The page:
cbs13headerlogo-1 SPORTS1140HeaderLogo gooddayheaderlogo (1)

News

Call Kurtis: Controversial State Program Gives Away Money for Smog Repairs

View Comments
Kurtis Ming Kurtis Ming
Eight-time Emmy Award winner Kurtis Ming is CBS13's consumer...
Read More

Get Breaking News First

Receive News, Politics, and Entertainment Headlines Each Morning.
Sign Up

SACRAMENTO (CBS13) — Drivers unable to pass smog may be able to get their repairs done for free — at least to them, Call Kurtis has learned.

The California Bureau of Automotive Repair has run its Consumer Assistance Program for years — offering millions of dollars every year to drivers unable to afford smog repairs. The money given away by the controversial program is generated from taxes and fees on California drivers’ DMV registrations and smog checks.

Tommy Valdez’s Toyota sedan was two decades old, and he didn’t know anything was wrong until it failed smog.

Unable to register it by law until he could get it repaired, he wasn’t sure where to turn.

“I was like, ‘What am I gonna do? How much is this gonna cost me?'” he said.

The answer was about $900, to fix a faulty catalytic converter and oxygen sensor, he said.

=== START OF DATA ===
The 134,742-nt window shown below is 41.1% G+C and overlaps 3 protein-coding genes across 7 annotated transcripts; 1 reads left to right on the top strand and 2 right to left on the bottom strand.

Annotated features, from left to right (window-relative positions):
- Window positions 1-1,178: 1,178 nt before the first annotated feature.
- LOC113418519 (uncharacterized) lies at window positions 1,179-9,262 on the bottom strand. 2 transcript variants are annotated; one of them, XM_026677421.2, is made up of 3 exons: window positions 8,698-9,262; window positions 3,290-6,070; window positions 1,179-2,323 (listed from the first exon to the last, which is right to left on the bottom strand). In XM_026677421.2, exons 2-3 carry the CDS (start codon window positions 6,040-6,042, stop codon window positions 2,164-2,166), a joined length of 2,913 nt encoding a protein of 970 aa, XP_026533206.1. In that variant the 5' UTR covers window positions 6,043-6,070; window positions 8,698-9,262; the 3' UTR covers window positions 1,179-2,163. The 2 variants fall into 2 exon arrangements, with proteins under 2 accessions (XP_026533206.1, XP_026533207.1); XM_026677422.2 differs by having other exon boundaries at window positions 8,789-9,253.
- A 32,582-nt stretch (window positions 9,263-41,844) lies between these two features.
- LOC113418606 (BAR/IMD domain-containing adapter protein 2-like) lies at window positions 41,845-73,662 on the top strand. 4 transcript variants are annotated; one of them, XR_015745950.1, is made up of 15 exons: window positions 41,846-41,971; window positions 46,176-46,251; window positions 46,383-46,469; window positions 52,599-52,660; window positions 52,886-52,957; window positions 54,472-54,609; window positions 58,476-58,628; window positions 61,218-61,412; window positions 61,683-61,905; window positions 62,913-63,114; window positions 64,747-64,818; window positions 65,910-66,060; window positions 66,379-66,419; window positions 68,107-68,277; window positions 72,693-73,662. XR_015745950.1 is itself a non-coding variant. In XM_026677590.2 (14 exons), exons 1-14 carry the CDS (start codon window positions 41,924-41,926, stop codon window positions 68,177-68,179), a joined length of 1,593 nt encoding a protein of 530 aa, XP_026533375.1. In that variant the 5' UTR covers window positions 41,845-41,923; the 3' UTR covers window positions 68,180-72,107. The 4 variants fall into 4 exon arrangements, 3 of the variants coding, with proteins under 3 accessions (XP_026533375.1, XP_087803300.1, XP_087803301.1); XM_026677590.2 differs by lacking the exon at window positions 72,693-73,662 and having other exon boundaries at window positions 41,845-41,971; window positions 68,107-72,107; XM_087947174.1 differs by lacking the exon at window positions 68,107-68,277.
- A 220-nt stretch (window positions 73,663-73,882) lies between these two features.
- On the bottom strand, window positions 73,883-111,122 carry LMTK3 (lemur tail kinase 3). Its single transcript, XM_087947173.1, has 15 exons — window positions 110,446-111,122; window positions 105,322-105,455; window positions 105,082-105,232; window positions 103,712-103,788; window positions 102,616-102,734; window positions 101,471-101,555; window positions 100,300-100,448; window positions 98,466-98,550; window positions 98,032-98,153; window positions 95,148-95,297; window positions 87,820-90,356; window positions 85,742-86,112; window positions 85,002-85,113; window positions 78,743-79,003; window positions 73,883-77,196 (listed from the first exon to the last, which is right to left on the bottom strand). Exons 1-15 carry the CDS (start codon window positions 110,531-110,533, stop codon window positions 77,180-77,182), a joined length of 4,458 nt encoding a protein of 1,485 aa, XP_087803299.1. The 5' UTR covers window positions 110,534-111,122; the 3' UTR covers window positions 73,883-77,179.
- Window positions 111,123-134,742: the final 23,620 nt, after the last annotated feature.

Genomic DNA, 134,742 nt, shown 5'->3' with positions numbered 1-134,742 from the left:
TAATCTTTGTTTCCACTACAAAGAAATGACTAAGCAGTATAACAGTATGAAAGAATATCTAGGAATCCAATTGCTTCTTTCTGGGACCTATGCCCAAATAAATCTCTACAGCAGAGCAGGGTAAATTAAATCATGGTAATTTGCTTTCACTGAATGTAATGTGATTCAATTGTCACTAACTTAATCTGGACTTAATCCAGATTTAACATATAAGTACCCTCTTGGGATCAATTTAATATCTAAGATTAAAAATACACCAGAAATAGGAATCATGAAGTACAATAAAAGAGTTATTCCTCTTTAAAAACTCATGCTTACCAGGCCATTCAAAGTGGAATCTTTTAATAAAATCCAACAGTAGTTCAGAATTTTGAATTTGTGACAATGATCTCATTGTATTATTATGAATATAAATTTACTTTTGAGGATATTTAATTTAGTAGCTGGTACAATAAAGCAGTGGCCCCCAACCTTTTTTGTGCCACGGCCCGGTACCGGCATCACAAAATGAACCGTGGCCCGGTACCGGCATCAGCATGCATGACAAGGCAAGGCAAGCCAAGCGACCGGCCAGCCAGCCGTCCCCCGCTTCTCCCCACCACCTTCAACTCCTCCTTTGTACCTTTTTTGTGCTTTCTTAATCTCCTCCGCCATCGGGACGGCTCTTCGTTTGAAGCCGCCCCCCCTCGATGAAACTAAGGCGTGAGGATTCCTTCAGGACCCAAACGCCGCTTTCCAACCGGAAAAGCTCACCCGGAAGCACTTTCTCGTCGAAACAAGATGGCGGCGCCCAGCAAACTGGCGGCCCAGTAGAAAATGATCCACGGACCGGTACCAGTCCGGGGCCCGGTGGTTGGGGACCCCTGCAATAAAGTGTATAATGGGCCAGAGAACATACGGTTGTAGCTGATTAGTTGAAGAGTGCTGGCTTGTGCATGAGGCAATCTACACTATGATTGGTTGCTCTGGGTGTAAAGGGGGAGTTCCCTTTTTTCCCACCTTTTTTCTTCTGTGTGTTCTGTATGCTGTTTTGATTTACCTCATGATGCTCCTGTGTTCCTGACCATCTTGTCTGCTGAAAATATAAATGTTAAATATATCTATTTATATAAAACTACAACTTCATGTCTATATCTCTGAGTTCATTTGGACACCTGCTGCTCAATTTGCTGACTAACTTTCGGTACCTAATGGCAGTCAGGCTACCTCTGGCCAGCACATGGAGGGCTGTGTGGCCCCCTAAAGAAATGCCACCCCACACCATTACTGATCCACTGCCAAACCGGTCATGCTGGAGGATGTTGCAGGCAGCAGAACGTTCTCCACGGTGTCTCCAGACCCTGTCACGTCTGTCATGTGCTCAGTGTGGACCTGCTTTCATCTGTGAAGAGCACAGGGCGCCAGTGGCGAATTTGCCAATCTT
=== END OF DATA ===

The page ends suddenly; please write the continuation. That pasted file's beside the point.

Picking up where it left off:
More than Valdez could afford.

“I saw that and I was like, ‘Wow,'” he said.

BAR’s program is meant to clean up the air, by offering drivers incentives to fix or retire their older cars.

If you meet income requirements, the state will pay up to $500 in repairs, or up to $1,500 if you retire your old vehicle.

Dismantlers like Pick N Pull in Rancho Cordova will cut you a check the same day you bring your vehicle in to retire it — and crush your car to recycle it for scrap metal.

“We want to be able to get those vehicles off the road,” said Russ Heimerich of the Bureau of Automotive Repair.

Heimerich said the the entire program repaired at least 23,507 cars in 2012 and retired at least 39,413 — but at a cost of $77 million.

Who pays for it? You do, through fees when you register your car, or get it smogged, all for the cause of saving the environment.

“The question is how much bang for the dollar are we getting,” said taxpayer advocate Jon Coupal of the Howard Jarvis Taxpayers Association.

The State estimates last year the program cut down on 13,722 tons of emmissions — equivalent to about 181 tanker trucks operating for the year or the emmission of 685 homes, according to Environmental Protection Agency calculations.

Coupal said that’s nowhere near enough to justify the cost to drivers.

“Other drivers should not be financing that,” he said.

“Thank God we have it,” Valdez said.

Valdez collected his $500 from the state to fix his car and paid the remainder on his own.

“Honestly, this program saved my life,” he said.

State law requires California to do something to get polluting vehicles off the road. This is what they have come up with.

What do you think of the program? Let us know in the comments below or on the Call Kurtis Facebook page.

To see if you qualify for repairs, you can visit the Consumer Assistance Program Web page.

View Comments
blog comments powered by Disqus